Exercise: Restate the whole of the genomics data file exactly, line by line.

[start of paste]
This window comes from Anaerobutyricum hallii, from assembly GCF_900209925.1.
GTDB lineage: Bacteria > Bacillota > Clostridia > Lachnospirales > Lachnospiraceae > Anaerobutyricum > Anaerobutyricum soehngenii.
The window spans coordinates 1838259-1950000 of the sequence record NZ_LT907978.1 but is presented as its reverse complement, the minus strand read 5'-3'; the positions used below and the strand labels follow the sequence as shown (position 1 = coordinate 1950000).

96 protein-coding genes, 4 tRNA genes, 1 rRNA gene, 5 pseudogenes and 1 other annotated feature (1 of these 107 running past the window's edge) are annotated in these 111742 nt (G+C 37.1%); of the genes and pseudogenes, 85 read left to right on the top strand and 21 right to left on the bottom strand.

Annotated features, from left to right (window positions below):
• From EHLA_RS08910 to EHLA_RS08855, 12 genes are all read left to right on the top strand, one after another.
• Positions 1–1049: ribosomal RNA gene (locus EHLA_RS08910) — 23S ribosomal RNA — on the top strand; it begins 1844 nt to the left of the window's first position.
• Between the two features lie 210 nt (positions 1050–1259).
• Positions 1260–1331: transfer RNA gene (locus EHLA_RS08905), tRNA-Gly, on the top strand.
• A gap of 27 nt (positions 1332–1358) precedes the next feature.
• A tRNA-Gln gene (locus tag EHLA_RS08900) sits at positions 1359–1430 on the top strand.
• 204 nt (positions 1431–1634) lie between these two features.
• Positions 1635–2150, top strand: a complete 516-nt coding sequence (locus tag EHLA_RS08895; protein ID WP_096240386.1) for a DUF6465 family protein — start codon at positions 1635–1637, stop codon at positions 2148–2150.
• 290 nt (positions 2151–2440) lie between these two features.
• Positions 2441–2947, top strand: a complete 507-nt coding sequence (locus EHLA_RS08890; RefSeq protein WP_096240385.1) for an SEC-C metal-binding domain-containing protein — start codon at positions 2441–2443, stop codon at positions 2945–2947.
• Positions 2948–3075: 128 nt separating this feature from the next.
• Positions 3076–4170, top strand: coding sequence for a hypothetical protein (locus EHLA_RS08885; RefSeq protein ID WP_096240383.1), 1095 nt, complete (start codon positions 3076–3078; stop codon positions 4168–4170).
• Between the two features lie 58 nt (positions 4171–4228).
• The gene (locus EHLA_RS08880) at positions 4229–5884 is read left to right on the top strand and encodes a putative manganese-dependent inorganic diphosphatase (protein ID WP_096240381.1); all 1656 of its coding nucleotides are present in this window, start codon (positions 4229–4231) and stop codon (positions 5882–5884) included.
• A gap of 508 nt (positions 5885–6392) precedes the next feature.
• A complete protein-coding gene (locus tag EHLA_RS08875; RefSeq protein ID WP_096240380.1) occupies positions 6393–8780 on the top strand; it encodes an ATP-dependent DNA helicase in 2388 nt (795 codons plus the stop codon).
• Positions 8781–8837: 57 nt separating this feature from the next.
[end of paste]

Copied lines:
This window comes from Anaerobutyricum hallii, from assembly GCF_900209925.1.
GTDB lineage: Bacteria > Bacillota > Clostridia > Lachnospirales > Lachnospiraceae > Anaerobutyricum > Anaerobutyricum soehngenii.
The window spans coordinates 1838259-1950000 of the sequence record NZ_LT907978.1 but is presented as its reverse complement, the minus strand read 5'-3'; the positions used below and the strand labels follow the sequence as shown (position 1 = coordinate 1950000).

96 protein-coding genes, 4 tRNA genes, 1 rRNA gene, 5 pseudogenes and 1 other annotated feature (1 of these 107 running past the window's edge) are annotated in these 111742 nt (G+C 37.1%); of the genes and pseudogenes, 85 read left to right on the top strand and 21 right to left on the bottom strand.

Annotated features, from left to right (window positions below):
• From EHLA_RS08910 to EHLA_RS08855, 12 genes are all read left to right on the top strand, one after another.
• Positions 1–1049: ribosomal RNA gene (locus EHLA_RS08910) — 23S ribosomal RNA — on the top strand; it begins 1844 nt to the left of the window's first position.
• Between the two features lie 210 nt (positions 1050–1259).
• Positions 1260–1331: transfer RNA gene (locus EHLA_RS08905), tRNA-Gly, on the top strand.
• A gap of 27 nt (positions 1332–1358) precedes the next feature.
• A tRNA-Gln gene (locus tag EHLA_RS08900) sits at positions 1359–1430 on the top strand.
• 204 nt (positions 1431–1634) lie between these two features.
• Positions 1635–2150, top strand: a complete 516-nt coding sequence (locus tag EHLA_RS08895; protein ID WP_096240386.1) for a DUF6465 family protein — start codon at positions 1635–1637, stop codon at positions 2148–2150.
• 290 nt (positions 2151–2440) lie between these two features.
• Positions 2441–2947, top strand: a complete 507-nt coding sequence (locus EHLA_RS08890; RefSeq protein WP_096240385.1) for an SEC-C metal-binding domain-containing protein — start codon at positions 2441–2443, stop codon at positions 2945–2947.
• Positions 2948–3075: 128 nt separating this feature from the next.
• Positions 3076–4170, top strand: coding sequence for a hypothetical protein (locus EHLA_RS08885; RefSeq protein ID WP_096240383.1), 1095 nt, complete (start codon positions 3076–3078; stop codon positions 4168–4170).
• Between the two features lie 58 nt (positions 4171–4228).
• The gene (locus EHLA_RS08880) at positions 4229–5884 is read left to right on the top strand and encodes a putative manganese-dependent inorganic diphosphatase (protein ID WP_096240381.1); all 1656 of its coding nucleotides are present in this window, start codon (positions 4229–4231) and stop codon (positions 5882–5884) included.
• A gap of 508 nt (positions 5885–6392) precedes the next feature.
• A complete protein-coding gene (locus tag EHLA_RS08875; RefSeq protein ID WP_096240380.1) occupies positions 6393–8780 on the top strand; it encodes an ATP-dependent DNA helicase in 2388 nt (795 codons plus the stop codon).
• Positions 8781–8837: 57 nt separating this feature from the next.